Click the arrow to watch NASA Administrator Charles Bolden testify on April 24 before the House Space Subcommittee. Video source: U.S. House of Representatives.
NASA Administrator Charles Bolden is fond of telling people he's a practicing Episcopalian.
Although the Episcopal Church doesn't canonize individuals as saints, Wikipedia says that to Episcopalians all baptized Christians are saints of God and have the potential to be examples of faith to others.
According to Wikipedia, some of these examples include those “holding moral positions that may have compromised their acceptance by society at the time they lived.”
In that context, as a non-Episcopalian, I'd like to suggest that the Episcopal Church honor General Bolden as a saint walking among us.
Bolden suffered the slings and arrows of outrageous Congressional behavior twice this week.
On Wednesday, he put up with 75 minutes of grilling by members of the House Space Subcommittee. One member after another demanded he explain why NASA proposes an asteroid rendezvous rather than a repeat of the 1960s Apollo lunar landing.
Anyone paying attention to American human spaceflight for the last nine years, starting with President George W. Bush's Vision for Space Exploration proposal in January 2004, knows that Congress has authorized big programs — on paper. But they've failed to provide adequate funding, other than enough to keep people employed in their states and districts, and to steer contracts to major aerospace companies that spend millions of dollars annually on lobbying and campaign contributions.
That was one reason Bush's Constellation program went off the rails. It was billions over budget and years behind schedule. In August 2009, the General Accountability Office issued an audit concluding that Constellation “lacked a sound business case.”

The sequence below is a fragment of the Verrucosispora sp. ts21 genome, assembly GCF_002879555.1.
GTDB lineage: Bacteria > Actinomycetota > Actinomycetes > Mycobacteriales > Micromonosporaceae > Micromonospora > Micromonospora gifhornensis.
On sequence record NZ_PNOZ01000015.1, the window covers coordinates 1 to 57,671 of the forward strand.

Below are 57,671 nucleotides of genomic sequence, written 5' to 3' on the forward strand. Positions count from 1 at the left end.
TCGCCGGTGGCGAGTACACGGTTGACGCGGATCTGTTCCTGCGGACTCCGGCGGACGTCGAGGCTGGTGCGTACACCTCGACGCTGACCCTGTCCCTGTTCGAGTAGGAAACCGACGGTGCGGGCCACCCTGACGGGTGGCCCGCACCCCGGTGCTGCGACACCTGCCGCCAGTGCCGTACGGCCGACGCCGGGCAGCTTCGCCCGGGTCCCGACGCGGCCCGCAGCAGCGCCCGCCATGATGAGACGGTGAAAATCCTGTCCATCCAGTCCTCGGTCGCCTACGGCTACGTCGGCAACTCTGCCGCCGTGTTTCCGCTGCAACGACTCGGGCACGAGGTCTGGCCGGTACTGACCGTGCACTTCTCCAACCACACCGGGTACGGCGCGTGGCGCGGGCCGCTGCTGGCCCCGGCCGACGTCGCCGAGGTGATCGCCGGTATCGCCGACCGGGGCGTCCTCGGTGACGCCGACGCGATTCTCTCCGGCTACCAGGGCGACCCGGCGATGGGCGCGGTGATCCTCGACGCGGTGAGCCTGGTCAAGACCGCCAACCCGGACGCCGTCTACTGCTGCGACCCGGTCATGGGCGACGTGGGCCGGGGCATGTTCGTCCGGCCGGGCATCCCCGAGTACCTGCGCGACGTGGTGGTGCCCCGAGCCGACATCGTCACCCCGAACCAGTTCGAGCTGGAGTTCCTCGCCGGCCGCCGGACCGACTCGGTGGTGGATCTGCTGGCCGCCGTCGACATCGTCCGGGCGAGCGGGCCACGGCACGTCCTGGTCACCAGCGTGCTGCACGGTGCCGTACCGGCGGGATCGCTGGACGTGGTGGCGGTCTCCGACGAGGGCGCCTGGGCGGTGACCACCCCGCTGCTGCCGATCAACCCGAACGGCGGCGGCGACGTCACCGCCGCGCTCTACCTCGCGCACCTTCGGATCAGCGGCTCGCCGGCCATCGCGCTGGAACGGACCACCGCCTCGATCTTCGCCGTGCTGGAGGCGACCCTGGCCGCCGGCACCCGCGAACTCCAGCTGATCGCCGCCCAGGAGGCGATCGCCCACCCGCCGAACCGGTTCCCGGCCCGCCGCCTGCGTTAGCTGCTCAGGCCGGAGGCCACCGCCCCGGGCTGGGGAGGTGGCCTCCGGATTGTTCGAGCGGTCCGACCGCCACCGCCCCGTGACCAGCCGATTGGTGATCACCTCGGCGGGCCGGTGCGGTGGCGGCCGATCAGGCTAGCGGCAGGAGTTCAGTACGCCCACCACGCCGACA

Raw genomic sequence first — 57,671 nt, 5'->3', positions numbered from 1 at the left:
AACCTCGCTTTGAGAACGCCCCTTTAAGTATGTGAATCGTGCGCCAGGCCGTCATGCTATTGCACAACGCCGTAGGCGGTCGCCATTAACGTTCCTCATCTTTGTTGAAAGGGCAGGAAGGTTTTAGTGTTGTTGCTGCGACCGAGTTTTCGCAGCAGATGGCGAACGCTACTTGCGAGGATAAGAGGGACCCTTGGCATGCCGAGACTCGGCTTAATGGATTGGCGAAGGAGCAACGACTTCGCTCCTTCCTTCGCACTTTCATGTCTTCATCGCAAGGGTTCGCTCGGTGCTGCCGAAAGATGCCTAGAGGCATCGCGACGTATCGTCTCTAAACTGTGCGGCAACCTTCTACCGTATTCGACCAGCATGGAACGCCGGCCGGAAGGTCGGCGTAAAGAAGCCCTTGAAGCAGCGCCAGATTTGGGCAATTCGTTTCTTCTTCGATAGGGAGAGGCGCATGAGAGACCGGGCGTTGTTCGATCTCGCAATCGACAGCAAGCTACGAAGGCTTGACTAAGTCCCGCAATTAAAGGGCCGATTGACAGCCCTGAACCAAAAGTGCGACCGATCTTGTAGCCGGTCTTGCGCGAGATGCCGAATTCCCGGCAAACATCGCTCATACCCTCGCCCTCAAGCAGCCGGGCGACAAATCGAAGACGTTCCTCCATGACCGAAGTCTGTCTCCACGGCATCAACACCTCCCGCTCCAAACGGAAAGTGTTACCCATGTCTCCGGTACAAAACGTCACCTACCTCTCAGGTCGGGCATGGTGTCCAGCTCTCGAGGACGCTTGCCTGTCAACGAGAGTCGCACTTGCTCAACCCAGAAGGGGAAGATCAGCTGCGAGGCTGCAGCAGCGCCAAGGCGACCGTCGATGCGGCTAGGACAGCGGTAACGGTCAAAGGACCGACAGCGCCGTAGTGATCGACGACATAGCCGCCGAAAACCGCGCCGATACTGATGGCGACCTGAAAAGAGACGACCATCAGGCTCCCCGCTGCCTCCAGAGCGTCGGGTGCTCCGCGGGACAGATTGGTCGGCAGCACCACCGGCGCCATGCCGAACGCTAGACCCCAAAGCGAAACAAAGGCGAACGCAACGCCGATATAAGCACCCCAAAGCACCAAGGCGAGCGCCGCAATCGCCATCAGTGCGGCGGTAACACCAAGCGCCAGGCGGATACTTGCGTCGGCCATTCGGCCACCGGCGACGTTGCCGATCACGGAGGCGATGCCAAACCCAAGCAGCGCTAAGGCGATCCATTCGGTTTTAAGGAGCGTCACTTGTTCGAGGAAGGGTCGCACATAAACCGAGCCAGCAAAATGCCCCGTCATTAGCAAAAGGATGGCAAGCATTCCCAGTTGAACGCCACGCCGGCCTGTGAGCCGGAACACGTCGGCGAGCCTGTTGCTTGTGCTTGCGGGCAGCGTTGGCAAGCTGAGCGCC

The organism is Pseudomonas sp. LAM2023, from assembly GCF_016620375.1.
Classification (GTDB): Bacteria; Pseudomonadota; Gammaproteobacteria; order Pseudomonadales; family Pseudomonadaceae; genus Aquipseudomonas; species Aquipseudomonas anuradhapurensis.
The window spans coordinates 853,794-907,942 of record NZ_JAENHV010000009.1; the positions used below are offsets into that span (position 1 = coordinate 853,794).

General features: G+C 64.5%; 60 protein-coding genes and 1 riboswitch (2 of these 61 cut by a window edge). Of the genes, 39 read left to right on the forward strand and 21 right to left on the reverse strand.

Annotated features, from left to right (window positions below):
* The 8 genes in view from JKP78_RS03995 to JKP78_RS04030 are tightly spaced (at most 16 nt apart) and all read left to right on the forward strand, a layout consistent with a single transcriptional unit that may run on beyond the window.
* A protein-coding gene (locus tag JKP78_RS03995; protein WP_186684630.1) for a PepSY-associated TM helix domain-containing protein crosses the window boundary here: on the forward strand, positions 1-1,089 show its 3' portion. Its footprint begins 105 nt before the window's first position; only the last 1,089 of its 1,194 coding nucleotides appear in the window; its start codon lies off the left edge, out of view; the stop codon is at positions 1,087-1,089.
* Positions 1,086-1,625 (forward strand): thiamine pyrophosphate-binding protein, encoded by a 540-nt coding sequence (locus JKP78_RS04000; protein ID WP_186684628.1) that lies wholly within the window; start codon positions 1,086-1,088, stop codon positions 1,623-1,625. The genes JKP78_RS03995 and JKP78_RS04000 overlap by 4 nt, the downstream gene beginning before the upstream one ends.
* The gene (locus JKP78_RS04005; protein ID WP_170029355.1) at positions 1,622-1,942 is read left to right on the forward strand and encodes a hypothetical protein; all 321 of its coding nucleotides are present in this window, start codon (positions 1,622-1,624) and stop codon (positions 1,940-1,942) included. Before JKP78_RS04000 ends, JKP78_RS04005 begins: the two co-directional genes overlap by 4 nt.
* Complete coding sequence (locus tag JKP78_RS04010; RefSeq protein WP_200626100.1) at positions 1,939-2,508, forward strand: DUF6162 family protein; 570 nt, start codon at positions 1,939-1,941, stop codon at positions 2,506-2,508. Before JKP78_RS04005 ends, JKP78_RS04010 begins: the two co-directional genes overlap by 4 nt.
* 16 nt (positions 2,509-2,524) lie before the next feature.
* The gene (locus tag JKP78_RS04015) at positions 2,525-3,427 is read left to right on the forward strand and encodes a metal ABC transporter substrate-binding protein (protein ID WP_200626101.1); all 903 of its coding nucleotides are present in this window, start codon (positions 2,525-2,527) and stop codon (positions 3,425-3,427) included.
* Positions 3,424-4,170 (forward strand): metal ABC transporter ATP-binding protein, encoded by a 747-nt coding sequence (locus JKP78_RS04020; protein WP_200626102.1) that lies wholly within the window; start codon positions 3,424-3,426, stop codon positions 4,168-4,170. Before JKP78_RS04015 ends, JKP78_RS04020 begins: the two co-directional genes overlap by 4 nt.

The Obama administration, acknowledging reality, proposed the program be cancelled. Congress reluctantly went along, but replaced it with another pork program called the Space Launch System — or Senate Launch System to its critics, as the basic design and contractors were dictated by Congress, not by NASA administrators.
Congress did not tell NASA what it was supposed to do with the SLS. Just build it to protect jobs and Shuttle-era contractors.
In the years since, Bolden was beaten up at almost every House and Senate hearing by members accusing him of secretly conspiring to destroy SLS, even if the scheduled topic had nothing to do with that program.
Three years later, with Congress still having failed to direct NASA how to use SLS, the agency proposed the asteroid initiative. NASA would identify a suitable asteroid, launch a robotic craft to nudge it into a lunar orbit, then launch SLS in 2021 with a four-member crew that would rendezvous with the asteroid to study mining and deflection technologies.
Congressional members at both hearings claimed there was no scientific support for such a mission, ignoring the Asteroid Retrieval Feasibility Study released last year by the Keck Institute for Space Studies. The study was produced by 34 scientists, including former astronauts Rusty Schweickart and asteroid expert Tom Jones, as well as Planetary Society co-founder Louis Friedman. The Keck study was the inspiration for the administration's proposal, although there are significant differences.
As Bolden repeatedly explained to both committees, the asteroid initiative is affordable within the projected budgets Congress plans to authorize in upcoming years.
Never mind that.
The committee members want a big lunar program with landers and colonies and more Moon rocks coming back to Earth.